Editor’s note: Every Friday, HLN brings you the "My First Time" series, which explores the first time your favorite celebrities did something significant or memorable (so get your mind out of the gutter!).
In this installment, novelist and TV host Brad Meltzer – whose latest tome is “History Decoded: The 10 Greatest Conspiracy Theories of All Time” -- talks about his favorite unsolved mysteries.
HLN: When was the first time you were drawn to historical mysteries?
Brad Meltzer: I remember the exact moment. I was in 11th grade, and my history teacher announced we’ll be seeing a movie that day. In 11th grade, that usually means you’re going to have some fun. She wheels in the TV and puts on a movie about the John F. Kennedy assassination. It wasn’t one of those movies that didn’t make any sense. It asked the questions that needed to be asked. And I remember feeling like the foundations of my brain were being picked apart. It was one of those moments that changed my life.
PHOTOS: First look at 'Killing Kennedy'
HLN: What’s your favorite conspiracy theory of all time?
Meltzer: I’ll give you two. The first one I tackled myself was the Lincoln assassination. I was writing a novel and got contacted by someone who represented John Wilkes Booth. His family believes he lived and escaped and took another alias. I wanted to hear that story. I started talking to the lawyer and doing research and finding out what his family knew. I asked this 90-year-old woman, “Why are you telling the story now?” She said she was related to Booth and that he didn’t die. She wasn’t trying to sell us the movie rights -- she wanted the truth to be told because she knew she was going to die. When at the end of their life people want to set the record straight, I tend to believe those stories. And then I love JFK. It’s just a mother lode.
HLN: Why does the JFK mystery fascinate you so much?
Meltzer: To kill a president and to know where to be at the exact moment? My brain says, “How big is this thing?” When we looked into JFK in the '60s, we thought the Communists killed him. People didn’t trust establishments. In the '70s, it was our own government, the CIA. In the '80s, with the rise of “The Godfather,” it was the mob. Decade after decade, the killer was simply who America was afraid of at the time. The JFK fascination is a giant mirror we hold up to ourselves. JFK brought our hopes to our greatest heights and showed us our greatest fears with his death. When JFK died, it wasn’t just a man who died -- the American dream died.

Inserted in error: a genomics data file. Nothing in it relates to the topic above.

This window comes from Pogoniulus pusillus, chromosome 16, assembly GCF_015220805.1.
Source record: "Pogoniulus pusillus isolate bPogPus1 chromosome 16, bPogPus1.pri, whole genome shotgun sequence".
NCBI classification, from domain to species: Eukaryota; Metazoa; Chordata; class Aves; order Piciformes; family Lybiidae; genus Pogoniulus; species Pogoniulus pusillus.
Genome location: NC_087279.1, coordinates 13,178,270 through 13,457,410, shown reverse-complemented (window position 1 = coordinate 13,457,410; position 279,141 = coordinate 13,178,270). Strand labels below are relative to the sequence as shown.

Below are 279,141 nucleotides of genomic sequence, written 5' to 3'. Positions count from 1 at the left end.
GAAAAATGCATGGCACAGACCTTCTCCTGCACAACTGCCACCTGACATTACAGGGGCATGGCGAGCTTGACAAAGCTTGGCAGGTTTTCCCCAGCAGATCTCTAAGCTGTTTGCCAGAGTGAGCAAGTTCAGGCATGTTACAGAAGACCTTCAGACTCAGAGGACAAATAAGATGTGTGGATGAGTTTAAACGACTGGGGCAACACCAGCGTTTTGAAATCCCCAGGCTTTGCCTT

HLN: Is JFK the biggest unsolved historical mystery out there?
Meltzer: JFK and UFOs. One thing I want to believe is true is that we’re not alone in the world. You know who said they saw UFOs? Jimmy Carter, Stephen Hawking, etc. Mathematically, we’re not alone in the world. I want to believe that more than anything. In terms of wanting to solve a mystery, JFK is the greatest one. If someone came out and said “I helped Harvey Oswald,” would I even believe them? People can’t keep secrets. The guy who brought down Richard Nixon and Watergate -- even he couldn’t keep a secret. Eventually, when they get older, people want to say something before they leave this Earth. Did Oswald act alone? I don’t think there were any other shooters. Did anyone help him in those two years in Russia? The sad part is that people who could answer these questions are dead. It’s the greatest conspiracy theory of all time.
HLN: You present physical pieces of evidence for every mystery in your book. Which piece of evidence surprised you the most?
Meltzer: My favorite one is the government form used if you saw a UFO. It’s fantastic to see this is real. That’s how you bring history to life. JFK’s death certificate is a spectacular moment of history contained in front of you. And reading Booth’s letter is surprising. It’s in this beautiful calligraphy handwriting, so it looks gorgeous, but he’s a complete racist. We celebrate him, sadly, as a folk hero, but he’s not a hero. He killed one of the greatest presidents ever. When you see the letter, you see the man and understand what happened.
HLN: How do you make history not boring, especially for kids and teenagers?
Meltzer: You put the evidence in their hands and let them look at the logic. This book is the solution to me. It’s not a bunch of dates you memorize. It’s a selection process. History chooses every single one of us every day. The question is, do you hear the call? My goal is to remind them of that.